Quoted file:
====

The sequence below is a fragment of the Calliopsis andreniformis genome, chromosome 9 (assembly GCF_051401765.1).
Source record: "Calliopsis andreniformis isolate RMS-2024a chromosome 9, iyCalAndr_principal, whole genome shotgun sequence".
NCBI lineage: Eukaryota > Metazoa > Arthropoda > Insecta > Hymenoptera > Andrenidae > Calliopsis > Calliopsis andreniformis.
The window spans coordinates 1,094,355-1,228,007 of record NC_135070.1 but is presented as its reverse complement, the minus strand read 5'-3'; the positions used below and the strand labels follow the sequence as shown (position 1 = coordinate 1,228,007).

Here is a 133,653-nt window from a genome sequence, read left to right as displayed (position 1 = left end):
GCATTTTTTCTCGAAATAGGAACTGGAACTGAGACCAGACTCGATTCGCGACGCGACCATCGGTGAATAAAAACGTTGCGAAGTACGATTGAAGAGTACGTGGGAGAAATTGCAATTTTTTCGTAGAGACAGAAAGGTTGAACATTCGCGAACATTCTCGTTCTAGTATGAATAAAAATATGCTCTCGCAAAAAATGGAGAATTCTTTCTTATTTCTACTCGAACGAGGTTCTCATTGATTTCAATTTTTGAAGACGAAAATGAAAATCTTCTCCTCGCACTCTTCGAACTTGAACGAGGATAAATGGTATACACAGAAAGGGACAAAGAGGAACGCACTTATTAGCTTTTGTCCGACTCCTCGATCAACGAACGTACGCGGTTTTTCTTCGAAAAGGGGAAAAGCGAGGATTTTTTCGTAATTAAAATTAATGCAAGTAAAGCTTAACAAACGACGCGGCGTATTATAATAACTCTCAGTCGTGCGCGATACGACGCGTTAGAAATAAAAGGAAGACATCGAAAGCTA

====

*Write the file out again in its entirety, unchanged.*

The sequence below is a fragment of the Calliopsis andreniformis genome, chromosome 9 (assembly GCF_051401765.1).
Source record: "Calliopsis andreniformis isolate RMS-2024a chromosome 9, iyCalAndr_principal, whole genome shotgun sequence".
NCBI lineage: Eukaryota > Metazoa > Arthropoda > Insecta > Hymenoptera > Andrenidae > Calliopsis > Calliopsis andreniformis.
The window spans coordinates 1,094,355-1,228,007 of record NC_135070.1 but is presented as its reverse complement, the minus strand read 5'-3'; the positions used below and the strand labels follow the sequence as shown (position 1 = coordinate 1,228,007).

Here is a 133,653-nt window from a genome sequence, read left to right as displayed (position 1 = left end):
GCATTTTTTCTCGAAATAGGAACTGGAACTGAGACCAGACTCGATTCGCGACGCGACCATCGGTGAATAAAAACGTTGCGAAGTACGATTGAAGAGTACGTGGGAGAAATTGCAATTTTTTCGTAGAGACAGAAAGGTTGAACATTCGCGAACATTCTCGTTCTAGTATGAATAAAAATATGCTCTCGCAAAAAATGGAGAATTCTTTCTTATTTCTACTCGAACGAGGTTCTCATTGATTTCAATTTTTGAAGACGAAAATGAAAATCTTCTCCTCGCACTCTTCGAACTTGAACGAGGATAAATGGTATACACAGAAAGGGACAAAGAGGAACGCACTTATTAGCTTTTGTCCGACTCCTCGATCAACGAACGTACGCGGTTTTTCTTCGAAAAGGGGAAAAGCGAGGATTTTTTCGTAATTAAAATTAATGCAAGTAAAGCTTAACAAACGACGCGGCGTATTATAATAACTCTCAGTCGTGCGCGATACGACGCGTTAGAAATAAAAGGAAGACATCGAAAGCTA